The sub-regional roundup shows that two and half years after the December 2007 deadline, the EC has not been able to convince African countries that the EPAs are “beneficial” to them. African countries and the EU have divergent positions on such issues as the content of the EPAs, the level of compensation for fiscal losses, the scope of trade liberalisation in goods, the Most Favoured Nation (MFN) clause, liberalisation of the services sector, export taxation, the period of transition to full liberalisation, etc.
For African countries, the EPAs should be development-oriented whereas the EC seems to focus on trade and financial liberalisation. In the African view, a development-oriented agreement should have the following objectives: 1) develop domestic productive capacities; 2) remove supply bottlenecks; 3) contribute to export diversification; and 4) strengthen regional integration.
But the EC seems more interested in opening up African markets to European goods and services and securing guaranties for European investments. Moreover, the EC is insisting that African countries liberalise their services so that European multinationals might be in a position to control a big chunk of that market.
Regarding specific issues associated with the implementation of the EPAs, African countries have raised the issue of financial compensation for fiscal losses that would result from trade liberalisation. For many developing countries, especially in Africa, import taxes constitute a big part of fiscal revenues. For instance, it is projected that by 2015 Senegal would lose more than 175 million euros. Yet, the vague promises made by the EC are not reassuring.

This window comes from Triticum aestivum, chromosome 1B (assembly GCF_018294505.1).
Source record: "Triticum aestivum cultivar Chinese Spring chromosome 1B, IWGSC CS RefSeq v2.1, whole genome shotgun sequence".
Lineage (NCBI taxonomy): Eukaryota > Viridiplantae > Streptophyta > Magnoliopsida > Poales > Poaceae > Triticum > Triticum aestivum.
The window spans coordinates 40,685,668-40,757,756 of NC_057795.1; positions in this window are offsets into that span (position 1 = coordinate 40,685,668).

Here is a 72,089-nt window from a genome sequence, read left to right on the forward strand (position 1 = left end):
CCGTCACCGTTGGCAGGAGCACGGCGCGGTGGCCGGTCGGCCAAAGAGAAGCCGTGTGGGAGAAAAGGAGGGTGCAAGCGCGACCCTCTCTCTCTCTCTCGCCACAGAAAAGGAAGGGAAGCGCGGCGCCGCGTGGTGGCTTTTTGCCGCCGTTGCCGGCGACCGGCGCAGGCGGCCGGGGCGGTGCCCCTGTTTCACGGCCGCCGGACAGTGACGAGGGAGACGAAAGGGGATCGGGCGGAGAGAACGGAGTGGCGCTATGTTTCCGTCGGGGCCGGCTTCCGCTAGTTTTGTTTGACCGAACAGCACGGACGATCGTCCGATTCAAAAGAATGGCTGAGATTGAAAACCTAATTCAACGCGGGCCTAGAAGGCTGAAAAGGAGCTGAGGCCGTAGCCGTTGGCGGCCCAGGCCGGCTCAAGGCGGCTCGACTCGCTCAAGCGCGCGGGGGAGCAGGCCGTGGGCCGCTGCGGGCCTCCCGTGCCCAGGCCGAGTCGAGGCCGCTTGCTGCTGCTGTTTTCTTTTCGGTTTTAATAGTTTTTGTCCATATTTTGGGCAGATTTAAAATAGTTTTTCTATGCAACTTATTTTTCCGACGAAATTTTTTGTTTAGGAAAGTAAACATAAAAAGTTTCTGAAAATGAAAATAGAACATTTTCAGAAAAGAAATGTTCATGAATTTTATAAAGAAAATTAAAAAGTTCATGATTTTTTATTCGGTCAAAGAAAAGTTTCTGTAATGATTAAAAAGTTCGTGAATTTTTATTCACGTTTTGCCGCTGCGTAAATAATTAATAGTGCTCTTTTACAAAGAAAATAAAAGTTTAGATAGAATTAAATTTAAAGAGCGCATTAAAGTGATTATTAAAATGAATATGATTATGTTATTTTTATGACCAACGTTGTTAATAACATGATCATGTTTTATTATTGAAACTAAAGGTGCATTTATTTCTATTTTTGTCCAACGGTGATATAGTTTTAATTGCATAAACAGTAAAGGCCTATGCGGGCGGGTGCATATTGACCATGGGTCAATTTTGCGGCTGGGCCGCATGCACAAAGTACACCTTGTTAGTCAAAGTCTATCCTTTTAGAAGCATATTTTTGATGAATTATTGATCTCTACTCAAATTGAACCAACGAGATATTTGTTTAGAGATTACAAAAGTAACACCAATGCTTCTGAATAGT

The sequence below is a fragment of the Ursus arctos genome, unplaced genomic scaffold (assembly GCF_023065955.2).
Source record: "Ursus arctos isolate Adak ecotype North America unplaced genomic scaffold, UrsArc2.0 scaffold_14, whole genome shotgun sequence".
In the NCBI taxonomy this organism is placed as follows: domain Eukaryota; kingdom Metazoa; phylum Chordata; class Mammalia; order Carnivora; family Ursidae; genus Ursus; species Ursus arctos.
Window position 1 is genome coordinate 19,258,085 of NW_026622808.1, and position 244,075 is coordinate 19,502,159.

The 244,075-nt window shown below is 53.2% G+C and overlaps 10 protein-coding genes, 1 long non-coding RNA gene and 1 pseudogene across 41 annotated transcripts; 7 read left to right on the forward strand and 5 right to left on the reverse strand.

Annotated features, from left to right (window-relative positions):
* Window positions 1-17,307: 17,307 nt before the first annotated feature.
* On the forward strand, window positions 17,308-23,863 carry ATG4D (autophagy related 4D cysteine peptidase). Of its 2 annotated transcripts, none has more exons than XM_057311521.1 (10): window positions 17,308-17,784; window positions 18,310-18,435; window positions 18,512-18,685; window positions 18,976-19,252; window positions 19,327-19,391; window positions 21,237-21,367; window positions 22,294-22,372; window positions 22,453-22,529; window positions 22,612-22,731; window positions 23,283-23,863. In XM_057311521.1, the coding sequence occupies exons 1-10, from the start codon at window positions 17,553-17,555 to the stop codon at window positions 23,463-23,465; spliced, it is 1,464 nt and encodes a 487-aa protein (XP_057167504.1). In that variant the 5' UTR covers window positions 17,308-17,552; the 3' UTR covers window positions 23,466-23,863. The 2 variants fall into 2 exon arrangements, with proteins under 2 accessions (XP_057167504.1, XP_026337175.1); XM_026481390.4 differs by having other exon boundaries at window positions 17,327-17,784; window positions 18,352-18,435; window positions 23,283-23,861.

The EC is pressuring African countries to open up their services markets to European multinationals. However, all African sub-regions have so far rejected this demand and want the negotiations to focus only on trade in goods. In view of this fierce opposition, the EC has agreed to postpone discussions on this issue until later.
African countries are demanding a longer transition period during which asymmetrical trade would be in place, while the EU is calling for a shorter period, except for the so-called “least developed countries” (LDCs).
The MFN clause is another contentious issue. The EC is insisting that African countries grant the EU MFN status, whereas African countries see this as limiting their freedom in their relations with other Southern countries, especially China. The EC wants to have European countries granted the same privileges as would be granted to China or any other “emerging” country. African countries have resisted this demand and made it clear that their relations with these countries should be seen as part of South-South relations.
The current economic and financial crisis has exposed the utter failure of the neoliberal system and discredited the IMF, the World Bank, and the WTO, which have been among the most vocal promoters of market fundamentalism. The crisis reflects the structural flaws of “free trade” policies and unregulated capital flows and should therefore be interpreted by African policy makers as a warning sign of what is in store for their countries if they enter into a “free trade” agreement with the EU. (END/COPYRIGHT IPS)
(*) Demba Moussa Dembele is Director of the African Forum on Alternatives (Dakar).